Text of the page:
HT's senior editors on what they were doing when terror struck Mumbai.mumbai Updated: Nov 12, 2011 02:06 IST
Senior Editor, Mumbai
I reached my home in south Mumbai believing that the shooting was a result of gang warfare. I soon found out it wasn't. I hired the lone cab outside my colony for the night.
I first went to the intersection outside Metro cinema, where a senior photographer I know from a rival newspaper was standing among a knot of journalists, looking dazed. When he answered in monosyllables, I thought he was being pathologically competitive. I later found out that a bullet had just missed him. I headed to St George Hospital, where bodies arrived in the dozens from CST. Among them were labourers heading home to Bihar, a family going to the Konkan. Their relatives stood by paralysed by grief. A friend called to say she knew someone who was trapped in the Taj. I dialled his number. He said, ‘They're here. We're hiding. I hope they don't find us.'
Senior Assistant Editor, Mumbai
We were almost done for the day on the Metro newsdesk when we first heard reports of gunfire at Leopold's. A gangland shooting in Colaba… it's been a long time, I thought. Then reports began trickling in of gunfire at the Taj and the Oberoi. I looked to the crime editor for some clue on what was going on. He looked as confused as we were. They can't be connected, I thought. That's absurd. Soon it was clear that they were connected. Then we heard that ATS chief Hemant Karkare had been shot dead at one of the terror sites. As I turned to the TV screens and watched the siege unfold, as we planned a revised edition and a special afternoon edition for the next day, I remember, for the first time in my eight years on the job, feeling frightened by the news we were putting on our pages.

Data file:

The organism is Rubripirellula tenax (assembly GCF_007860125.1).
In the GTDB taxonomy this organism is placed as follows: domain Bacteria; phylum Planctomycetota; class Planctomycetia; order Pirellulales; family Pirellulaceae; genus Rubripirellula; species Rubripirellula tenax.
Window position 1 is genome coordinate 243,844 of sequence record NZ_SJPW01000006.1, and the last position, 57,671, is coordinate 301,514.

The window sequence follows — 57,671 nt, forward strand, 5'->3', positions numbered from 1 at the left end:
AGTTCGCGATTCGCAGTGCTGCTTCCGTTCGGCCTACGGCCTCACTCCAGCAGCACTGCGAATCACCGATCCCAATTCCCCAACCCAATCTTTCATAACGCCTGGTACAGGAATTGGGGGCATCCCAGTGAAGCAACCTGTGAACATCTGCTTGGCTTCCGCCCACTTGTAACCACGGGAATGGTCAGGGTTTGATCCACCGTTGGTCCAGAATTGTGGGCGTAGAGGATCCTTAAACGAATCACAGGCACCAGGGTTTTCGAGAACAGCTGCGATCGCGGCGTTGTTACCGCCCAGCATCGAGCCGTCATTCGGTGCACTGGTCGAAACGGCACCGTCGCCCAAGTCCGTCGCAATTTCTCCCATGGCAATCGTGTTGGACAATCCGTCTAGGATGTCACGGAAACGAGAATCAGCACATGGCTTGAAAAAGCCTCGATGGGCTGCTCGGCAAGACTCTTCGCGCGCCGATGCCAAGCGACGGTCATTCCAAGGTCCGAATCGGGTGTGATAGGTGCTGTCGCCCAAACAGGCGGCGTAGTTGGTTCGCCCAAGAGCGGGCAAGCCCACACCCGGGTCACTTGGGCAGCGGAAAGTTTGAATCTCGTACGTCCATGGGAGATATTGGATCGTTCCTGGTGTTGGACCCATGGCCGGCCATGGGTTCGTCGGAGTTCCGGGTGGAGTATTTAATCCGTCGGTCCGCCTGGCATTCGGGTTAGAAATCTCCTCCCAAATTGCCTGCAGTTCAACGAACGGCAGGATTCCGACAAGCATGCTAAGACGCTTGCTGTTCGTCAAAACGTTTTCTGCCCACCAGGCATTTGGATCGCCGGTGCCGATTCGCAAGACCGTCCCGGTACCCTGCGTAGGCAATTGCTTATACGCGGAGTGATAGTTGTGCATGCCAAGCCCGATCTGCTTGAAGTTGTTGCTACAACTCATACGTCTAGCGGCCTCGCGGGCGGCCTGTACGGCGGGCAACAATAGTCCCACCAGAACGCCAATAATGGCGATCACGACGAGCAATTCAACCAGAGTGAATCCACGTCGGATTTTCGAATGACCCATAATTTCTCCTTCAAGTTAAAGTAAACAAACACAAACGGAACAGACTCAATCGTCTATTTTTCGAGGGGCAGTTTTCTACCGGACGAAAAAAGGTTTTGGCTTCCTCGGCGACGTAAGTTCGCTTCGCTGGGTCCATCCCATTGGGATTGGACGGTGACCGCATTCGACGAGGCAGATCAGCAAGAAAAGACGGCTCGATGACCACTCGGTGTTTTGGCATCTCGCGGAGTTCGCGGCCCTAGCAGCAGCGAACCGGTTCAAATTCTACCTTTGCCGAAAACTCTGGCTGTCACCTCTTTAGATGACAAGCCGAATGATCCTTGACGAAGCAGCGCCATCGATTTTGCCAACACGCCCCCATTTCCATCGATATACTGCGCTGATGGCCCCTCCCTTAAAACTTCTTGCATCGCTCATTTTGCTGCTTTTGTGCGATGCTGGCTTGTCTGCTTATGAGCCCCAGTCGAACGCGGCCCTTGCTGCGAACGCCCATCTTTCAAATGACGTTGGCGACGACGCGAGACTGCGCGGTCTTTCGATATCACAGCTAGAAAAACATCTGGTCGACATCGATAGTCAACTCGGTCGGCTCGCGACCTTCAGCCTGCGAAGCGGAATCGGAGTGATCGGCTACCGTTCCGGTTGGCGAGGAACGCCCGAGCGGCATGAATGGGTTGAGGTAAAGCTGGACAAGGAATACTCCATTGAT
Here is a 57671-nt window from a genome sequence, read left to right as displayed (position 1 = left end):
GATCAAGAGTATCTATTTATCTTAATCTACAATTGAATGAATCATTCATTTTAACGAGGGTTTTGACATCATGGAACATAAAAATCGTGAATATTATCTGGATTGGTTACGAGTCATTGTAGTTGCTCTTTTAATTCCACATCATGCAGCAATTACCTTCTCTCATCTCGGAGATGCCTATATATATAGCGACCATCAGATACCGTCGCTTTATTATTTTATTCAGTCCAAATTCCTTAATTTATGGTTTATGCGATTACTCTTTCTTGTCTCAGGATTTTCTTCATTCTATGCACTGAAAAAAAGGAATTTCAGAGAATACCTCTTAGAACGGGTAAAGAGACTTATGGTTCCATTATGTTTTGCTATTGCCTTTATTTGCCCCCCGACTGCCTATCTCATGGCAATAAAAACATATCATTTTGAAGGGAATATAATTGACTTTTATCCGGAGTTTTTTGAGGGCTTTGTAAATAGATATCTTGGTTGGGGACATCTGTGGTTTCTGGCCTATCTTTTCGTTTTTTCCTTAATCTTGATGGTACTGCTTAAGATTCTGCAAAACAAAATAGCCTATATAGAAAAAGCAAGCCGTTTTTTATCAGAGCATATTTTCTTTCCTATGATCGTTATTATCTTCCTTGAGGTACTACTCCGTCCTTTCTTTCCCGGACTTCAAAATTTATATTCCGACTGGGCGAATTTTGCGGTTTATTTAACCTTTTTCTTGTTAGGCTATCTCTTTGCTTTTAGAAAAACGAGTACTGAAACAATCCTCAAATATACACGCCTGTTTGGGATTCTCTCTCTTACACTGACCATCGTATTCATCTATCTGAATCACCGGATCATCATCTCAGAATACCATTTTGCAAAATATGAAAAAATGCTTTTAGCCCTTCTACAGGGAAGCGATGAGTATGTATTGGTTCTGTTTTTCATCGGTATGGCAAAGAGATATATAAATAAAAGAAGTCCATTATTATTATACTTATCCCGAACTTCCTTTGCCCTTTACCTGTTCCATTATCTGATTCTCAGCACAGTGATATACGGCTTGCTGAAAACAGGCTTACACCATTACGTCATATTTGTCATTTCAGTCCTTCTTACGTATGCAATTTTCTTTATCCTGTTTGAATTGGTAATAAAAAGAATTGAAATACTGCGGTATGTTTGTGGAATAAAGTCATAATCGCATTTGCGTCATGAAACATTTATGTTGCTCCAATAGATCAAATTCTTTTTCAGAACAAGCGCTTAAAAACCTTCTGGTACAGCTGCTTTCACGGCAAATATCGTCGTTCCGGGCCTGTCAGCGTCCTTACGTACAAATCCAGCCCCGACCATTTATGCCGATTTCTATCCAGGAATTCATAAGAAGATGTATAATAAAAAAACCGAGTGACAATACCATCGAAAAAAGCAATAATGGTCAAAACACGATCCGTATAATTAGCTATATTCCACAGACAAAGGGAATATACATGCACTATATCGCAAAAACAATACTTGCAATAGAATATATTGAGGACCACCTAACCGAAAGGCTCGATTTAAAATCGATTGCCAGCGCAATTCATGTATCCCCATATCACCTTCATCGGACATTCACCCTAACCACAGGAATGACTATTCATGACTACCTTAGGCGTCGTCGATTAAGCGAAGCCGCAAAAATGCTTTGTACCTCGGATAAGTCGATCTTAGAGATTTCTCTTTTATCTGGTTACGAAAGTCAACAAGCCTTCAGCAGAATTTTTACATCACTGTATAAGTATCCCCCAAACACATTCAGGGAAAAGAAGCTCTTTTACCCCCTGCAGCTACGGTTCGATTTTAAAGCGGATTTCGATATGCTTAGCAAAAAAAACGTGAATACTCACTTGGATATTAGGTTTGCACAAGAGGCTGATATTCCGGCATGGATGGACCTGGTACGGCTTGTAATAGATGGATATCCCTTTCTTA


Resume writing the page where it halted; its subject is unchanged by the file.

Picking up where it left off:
Saji K Thomas
Design Editor, Mumbai
We were busy bringing out the edition when reporters started calling in, saying there had been a gangland shootout in Colaba. In a short while, it became clear that this was something much bigger. The newsroom was suddenly very tense. I did not even get the time to watch what was happening on TV. The editor and other senior staff had come back to the office and we were planning a completely new front page. The telephone lines were jammed. I finally got through to my wife around 2 am to tell her I was still at work. The ride home is normally filled with banter; that night there was only a deathly silence. No one felt like talking.
Chief Photographer, Mumbai
At first, I assumed that the firing being reported across SoBo was a gangwar. What else could it be? En route to the Taj, I was told it was a terrorist attack. As I passed Leopold, I took pictures of bullet-riddled walls. There wasn't another person on the road. I reached the waterfront and saw a group of police officers rushing the same way. I started clicking as they walked towards the Taj. Suddenly, there was a flash and a boom as two grenades were hurled at them. We stood still, stunned, the reality of the situation slowly sinking in. For the next five minutes, I could not hear a thing. I saw two policemen shouting and waving at us to get back. I could hear people screaming and the rattle of gunfire. I would remain there for two days, and I remember how strange it felt to be taking pictures when so many lives were at stake.